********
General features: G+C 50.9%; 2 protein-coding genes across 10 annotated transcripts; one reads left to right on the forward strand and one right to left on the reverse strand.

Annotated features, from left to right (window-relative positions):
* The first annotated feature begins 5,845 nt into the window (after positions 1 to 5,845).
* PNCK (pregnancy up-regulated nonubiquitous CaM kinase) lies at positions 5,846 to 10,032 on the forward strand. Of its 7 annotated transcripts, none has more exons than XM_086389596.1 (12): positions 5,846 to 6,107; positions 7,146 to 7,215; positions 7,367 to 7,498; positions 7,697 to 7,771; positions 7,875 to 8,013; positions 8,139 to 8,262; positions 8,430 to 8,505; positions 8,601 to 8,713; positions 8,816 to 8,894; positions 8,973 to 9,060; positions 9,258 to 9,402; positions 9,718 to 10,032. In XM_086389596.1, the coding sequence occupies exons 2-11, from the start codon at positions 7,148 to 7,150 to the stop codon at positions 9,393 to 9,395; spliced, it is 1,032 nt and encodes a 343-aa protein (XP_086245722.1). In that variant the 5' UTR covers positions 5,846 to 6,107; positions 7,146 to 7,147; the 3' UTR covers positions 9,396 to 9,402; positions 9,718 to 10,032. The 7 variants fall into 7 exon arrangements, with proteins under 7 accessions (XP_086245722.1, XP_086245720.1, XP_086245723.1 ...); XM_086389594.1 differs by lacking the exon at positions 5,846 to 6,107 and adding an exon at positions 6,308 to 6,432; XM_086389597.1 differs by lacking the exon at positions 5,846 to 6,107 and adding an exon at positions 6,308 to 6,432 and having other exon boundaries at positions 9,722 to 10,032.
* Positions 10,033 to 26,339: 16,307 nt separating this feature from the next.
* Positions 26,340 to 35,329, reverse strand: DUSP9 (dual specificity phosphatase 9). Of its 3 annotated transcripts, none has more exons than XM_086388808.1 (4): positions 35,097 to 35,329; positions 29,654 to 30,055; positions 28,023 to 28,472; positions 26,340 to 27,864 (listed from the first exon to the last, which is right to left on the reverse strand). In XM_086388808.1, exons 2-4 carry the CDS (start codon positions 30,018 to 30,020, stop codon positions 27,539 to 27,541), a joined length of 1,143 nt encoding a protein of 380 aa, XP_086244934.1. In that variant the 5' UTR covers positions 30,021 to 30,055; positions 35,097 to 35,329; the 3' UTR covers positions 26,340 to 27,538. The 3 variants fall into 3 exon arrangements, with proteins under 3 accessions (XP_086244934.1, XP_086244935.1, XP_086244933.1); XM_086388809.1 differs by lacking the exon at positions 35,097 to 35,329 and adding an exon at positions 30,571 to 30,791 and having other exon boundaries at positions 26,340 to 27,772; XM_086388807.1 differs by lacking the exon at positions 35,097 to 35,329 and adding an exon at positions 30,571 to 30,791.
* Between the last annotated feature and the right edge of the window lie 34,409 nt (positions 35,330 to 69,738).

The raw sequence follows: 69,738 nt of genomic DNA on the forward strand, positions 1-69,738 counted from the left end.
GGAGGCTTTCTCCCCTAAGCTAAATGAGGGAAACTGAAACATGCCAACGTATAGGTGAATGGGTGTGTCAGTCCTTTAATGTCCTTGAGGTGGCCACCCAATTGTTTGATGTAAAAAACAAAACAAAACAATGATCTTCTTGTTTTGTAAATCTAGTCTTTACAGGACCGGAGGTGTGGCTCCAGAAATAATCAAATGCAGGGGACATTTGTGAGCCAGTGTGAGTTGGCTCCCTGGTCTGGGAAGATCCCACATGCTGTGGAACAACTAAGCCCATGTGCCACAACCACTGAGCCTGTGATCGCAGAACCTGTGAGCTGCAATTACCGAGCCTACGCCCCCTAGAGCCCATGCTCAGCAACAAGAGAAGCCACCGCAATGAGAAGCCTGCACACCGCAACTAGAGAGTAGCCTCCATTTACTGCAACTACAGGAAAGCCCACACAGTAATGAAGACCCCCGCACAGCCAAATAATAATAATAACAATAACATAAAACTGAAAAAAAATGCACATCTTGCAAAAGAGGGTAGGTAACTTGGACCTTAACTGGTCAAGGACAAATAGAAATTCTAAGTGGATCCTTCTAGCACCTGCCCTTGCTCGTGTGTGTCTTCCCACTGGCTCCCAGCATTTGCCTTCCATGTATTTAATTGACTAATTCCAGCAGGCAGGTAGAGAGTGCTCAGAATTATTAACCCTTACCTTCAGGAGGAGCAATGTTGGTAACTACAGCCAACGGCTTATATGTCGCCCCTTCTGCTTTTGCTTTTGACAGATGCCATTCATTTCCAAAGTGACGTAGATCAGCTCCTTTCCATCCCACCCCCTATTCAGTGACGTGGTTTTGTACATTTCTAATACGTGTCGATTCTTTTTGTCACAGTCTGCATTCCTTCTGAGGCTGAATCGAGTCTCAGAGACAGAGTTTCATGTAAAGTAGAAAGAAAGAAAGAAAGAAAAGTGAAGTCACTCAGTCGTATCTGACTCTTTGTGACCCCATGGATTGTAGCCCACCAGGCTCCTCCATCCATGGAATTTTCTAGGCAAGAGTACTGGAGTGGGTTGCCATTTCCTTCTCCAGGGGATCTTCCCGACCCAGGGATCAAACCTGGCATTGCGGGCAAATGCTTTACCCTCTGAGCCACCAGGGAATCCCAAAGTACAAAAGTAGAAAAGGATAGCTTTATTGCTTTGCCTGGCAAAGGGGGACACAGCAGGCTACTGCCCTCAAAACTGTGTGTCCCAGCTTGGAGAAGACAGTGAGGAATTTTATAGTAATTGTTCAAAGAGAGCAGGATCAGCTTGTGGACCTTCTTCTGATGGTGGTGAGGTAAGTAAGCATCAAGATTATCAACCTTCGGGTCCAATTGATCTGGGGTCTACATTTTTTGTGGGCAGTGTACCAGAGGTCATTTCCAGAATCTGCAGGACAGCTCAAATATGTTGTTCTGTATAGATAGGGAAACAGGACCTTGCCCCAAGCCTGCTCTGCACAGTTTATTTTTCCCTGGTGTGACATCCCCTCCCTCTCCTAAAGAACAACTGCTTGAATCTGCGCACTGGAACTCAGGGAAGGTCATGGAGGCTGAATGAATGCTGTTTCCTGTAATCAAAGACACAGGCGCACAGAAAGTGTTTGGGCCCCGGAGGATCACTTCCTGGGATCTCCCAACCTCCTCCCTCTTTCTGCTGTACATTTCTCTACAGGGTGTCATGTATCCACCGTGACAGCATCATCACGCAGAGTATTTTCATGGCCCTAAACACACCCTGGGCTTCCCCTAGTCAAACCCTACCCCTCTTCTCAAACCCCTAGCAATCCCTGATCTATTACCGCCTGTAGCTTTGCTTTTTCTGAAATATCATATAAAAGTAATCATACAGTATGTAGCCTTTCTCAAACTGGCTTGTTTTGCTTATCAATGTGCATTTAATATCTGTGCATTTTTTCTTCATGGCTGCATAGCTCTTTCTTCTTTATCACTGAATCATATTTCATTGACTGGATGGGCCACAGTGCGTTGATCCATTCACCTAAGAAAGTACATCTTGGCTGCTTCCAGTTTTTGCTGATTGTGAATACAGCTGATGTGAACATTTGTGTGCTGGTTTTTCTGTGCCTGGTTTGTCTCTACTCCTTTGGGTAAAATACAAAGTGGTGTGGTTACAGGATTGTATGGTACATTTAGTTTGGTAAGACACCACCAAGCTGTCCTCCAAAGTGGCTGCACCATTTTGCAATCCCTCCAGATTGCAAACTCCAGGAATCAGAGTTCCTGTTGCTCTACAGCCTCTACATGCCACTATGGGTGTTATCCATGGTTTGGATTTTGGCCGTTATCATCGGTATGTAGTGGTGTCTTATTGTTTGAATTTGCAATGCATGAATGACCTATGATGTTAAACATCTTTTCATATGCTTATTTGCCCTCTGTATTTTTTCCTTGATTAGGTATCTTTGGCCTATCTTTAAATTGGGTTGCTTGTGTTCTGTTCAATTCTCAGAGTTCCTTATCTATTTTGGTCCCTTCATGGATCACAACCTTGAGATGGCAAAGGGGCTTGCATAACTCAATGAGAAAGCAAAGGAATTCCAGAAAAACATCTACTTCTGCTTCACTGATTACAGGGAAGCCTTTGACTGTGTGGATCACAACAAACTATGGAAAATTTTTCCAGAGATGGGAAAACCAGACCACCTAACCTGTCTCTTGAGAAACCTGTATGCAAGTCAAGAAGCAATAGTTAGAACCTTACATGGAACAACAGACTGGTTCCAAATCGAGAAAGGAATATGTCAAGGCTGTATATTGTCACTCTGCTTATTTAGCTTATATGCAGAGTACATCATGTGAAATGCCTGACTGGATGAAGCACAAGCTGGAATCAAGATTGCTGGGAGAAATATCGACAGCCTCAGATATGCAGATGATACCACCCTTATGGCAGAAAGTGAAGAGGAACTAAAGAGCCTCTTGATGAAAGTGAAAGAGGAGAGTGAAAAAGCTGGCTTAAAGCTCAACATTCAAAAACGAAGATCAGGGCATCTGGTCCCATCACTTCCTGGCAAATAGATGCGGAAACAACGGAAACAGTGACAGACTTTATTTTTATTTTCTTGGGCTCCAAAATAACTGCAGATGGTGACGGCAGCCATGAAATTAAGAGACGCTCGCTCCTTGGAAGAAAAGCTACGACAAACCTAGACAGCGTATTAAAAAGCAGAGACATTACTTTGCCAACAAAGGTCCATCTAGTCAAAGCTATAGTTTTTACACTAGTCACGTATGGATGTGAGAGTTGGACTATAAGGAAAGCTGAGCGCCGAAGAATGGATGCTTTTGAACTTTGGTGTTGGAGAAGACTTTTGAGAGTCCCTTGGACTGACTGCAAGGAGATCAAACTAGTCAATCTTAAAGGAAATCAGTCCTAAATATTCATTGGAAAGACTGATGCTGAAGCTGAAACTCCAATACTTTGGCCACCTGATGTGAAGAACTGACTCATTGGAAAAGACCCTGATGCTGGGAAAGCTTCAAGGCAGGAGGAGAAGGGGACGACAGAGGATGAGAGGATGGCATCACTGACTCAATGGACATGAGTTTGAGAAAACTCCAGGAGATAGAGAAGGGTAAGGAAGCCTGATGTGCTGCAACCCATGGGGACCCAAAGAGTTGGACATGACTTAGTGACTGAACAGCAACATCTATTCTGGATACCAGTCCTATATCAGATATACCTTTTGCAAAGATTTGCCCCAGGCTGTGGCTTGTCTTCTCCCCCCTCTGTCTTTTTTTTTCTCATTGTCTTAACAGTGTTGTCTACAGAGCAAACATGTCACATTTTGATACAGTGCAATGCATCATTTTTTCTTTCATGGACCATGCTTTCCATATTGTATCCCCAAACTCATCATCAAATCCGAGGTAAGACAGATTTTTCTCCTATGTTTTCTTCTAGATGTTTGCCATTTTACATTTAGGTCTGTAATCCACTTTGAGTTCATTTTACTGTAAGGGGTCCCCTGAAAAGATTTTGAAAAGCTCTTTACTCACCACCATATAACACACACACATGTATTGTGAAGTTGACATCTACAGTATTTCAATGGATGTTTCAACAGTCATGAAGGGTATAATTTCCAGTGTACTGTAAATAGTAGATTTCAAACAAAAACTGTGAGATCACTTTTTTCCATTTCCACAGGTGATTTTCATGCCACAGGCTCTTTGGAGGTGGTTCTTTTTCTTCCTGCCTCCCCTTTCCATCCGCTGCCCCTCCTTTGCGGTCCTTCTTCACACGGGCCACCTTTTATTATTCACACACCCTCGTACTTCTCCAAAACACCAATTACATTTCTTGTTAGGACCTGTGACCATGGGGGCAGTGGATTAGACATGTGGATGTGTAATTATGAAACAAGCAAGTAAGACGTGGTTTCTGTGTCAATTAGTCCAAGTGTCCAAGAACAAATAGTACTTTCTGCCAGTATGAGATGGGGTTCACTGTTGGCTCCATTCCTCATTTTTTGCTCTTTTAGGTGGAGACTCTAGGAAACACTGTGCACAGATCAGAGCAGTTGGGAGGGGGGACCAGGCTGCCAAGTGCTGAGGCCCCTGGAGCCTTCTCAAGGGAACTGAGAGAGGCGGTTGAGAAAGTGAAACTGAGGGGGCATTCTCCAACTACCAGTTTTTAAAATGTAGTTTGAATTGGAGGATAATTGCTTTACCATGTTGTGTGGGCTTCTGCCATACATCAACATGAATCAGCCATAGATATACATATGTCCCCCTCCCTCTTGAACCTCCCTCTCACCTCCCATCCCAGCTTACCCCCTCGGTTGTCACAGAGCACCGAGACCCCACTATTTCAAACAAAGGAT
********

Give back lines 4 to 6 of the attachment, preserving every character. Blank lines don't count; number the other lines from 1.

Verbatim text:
* PNCK (pregnancy up-regulated nonubiquitous CaM kinase) lies at positions 5,846 to 10,032 on the forward strand. Of its 7 annotated transcripts, none has more exons than XM_086389596.1 (12): positions 5,846 to 6,107; positions 7,146 to 7,215; positions 7,367 to 7,498; positions 7,697 to 7,771; positions 7,875 to 8,013; positions 8,139 to 8,262; positions 8,430 to 8,505; positions 8,601 to 8,713; positions 8,816 to 8,894; positions 8,973 to 9,060; positions 9,258 to 9,402; positions 9,718 to 10,032. In XM_086389596.1, the coding sequence occupies exons 2-11, from the start codon at positions 7,148 to 7,150 to the stop codon at positions 9,393 to 9,395; spliced, it is 1,032 nt and encodes a 343-aa protein (XP_086245722.1). In that variant the 5' UTR covers positions 5,846 to 6,107; positions 7,146 to 7,147; the 3' UTR covers positions 9,396 to 9,402; positions 9,718 to 10,032. The 7 variants fall into 7 exon arrangements, with proteins under 7 accessions (XP_086245722.1, XP_086245720.1, XP_086245723.1 ...); XM_086389594.1 differs by lacking the exon at positions 5,846 to 6,107 and adding an exon at positions 6,308 to 6,432; XM_086389597.1 differs by lacking the exon at positions 5,846 to 6,107 and adding an exon at positions 6,308 to 6,432 and having other exon boundaries at positions 9,722 to 10,032.
* Positions 10,033 to 26,339: 16,307 nt separating this feature from the next.
* Positions 26,340 to 35,329, reverse strand: DUSP9 (dual specificity phosphatase 9). Of its 3 annotated transcripts, none has more exons than XM_086388808.1 (4): positions 35,097 to 35,329; positions 29,654 to 30,055; positions 28,023 to 28,472; positions 26,340 to 27,864 (listed from the first exon to the last, which is right to left on the reverse strand). In XM_086388808.1, exons 2-4 carry the CDS (start codon positions 30,018 to 30,020, stop codon positions 27,539 to 27,541), a joined length of 1,143 nt encoding a protein of 380 aa, XP_086244934.1. In that variant the 5' UTR covers positions 30,021 to 30,055; positions 35,097 to 35,329; the 3' UTR covers positions 26,340 to 27,538. The 3 variants fall into 3 exon arrangements, with proteins under 3 accessions (XP_086244934.1, XP_086244935.1, XP_086244933.1); XM_086388809.1 differs by lacking the exon at positions 35,097 to 35,329 and adding an exon at positions 30,571 to 30,791 and having other exon boundaries at positions 26,340 to 27,772; XM_086388807.1 differs by lacking the exon at positions 35,097 to 35,329 and adding an exon at positions 30,571 to 30,791.